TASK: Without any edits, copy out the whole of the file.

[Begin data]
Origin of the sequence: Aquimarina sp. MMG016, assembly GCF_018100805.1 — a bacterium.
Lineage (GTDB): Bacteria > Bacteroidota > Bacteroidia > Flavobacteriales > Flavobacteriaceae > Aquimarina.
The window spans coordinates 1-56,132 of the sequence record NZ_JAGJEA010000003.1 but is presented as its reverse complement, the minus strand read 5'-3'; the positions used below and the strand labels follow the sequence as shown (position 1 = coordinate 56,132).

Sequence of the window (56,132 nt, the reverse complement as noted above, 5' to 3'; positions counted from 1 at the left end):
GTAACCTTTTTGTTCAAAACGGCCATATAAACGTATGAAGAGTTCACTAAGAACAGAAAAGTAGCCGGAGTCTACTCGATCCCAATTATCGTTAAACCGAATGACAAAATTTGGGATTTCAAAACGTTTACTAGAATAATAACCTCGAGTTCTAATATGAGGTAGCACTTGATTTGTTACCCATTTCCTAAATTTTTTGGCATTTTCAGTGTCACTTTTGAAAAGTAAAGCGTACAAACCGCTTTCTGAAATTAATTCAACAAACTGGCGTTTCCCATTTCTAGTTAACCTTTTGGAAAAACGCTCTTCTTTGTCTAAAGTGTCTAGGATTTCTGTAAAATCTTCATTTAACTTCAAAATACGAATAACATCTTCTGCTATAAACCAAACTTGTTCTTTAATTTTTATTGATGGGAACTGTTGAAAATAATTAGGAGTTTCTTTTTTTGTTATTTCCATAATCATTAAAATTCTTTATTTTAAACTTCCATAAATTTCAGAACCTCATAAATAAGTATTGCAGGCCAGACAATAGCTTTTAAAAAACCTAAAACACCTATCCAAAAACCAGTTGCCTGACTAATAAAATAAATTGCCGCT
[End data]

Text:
Origin of the sequence: Aquimarina sp. MMG016, assembly GCF_018100805.1 — a bacterium.
Lineage (GTDB): Bacteria > Bacteroidota > Bacteroidia > Flavobacteriales > Flavobacteriaceae > Aquimarina.
The window spans coordinates 1-56,132 of the sequence record NZ_JAGJEA010000003.1 but is presented as its reverse complement, the minus strand read 5'-3'; the positions used below and the strand labels follow the sequence as shown (position 1 = coordinate 56,132).

Sequence of the window (56,132 nt, the reverse complement as noted above, 5' to 3'; positions counted from 1 at the left end):
GTAACCTTTTTGTTCAAAACGGCCATATAAACGTATGAAGAGTTCACTAAGAACAGAAAAGTAGCCGGAGTCTACTCGATCCCAATTATCGTTAAACCGAATGACAAAATTTGGGATTTCAAAACGTTTACTAGAATAATAACCTCGAGTTCTAATATGAGGTAGCACTTGATTTGTTACCCATTTCCTAAATTTTTTGGCATTTTCAGTGTCACTTTTGAAAAGTAAAGCGTACAAACCGCTTTCTGAAATTAATTCAACAAACTGGCGTTTCCCATTTCTAGTTAACCTTTTGGAAAAACGCTCTTCTTTGTCTAAAGTGTCTAGGATTTCTGTAAAATCTTCATTTAACTTCAAAATACGAATAACATCTTCTGCTATAAACCAAACTTGTTCTTTAATTTTTATTGATGGGAACTGTTGAAAATAATTAGGAGTTTCTTTTTTTGTTATTTCCATAATCATTAAAATTCTTTATTTTAAACTTCCATAAATTTCAGAACCTCATAAATAAGTATTGCAGGCCAGACAATAGCTTTTAAAAAACCTAAAACACCTATCCAAAAACCAGTTGCCTGACTAATAAAATAAATTGCCGCT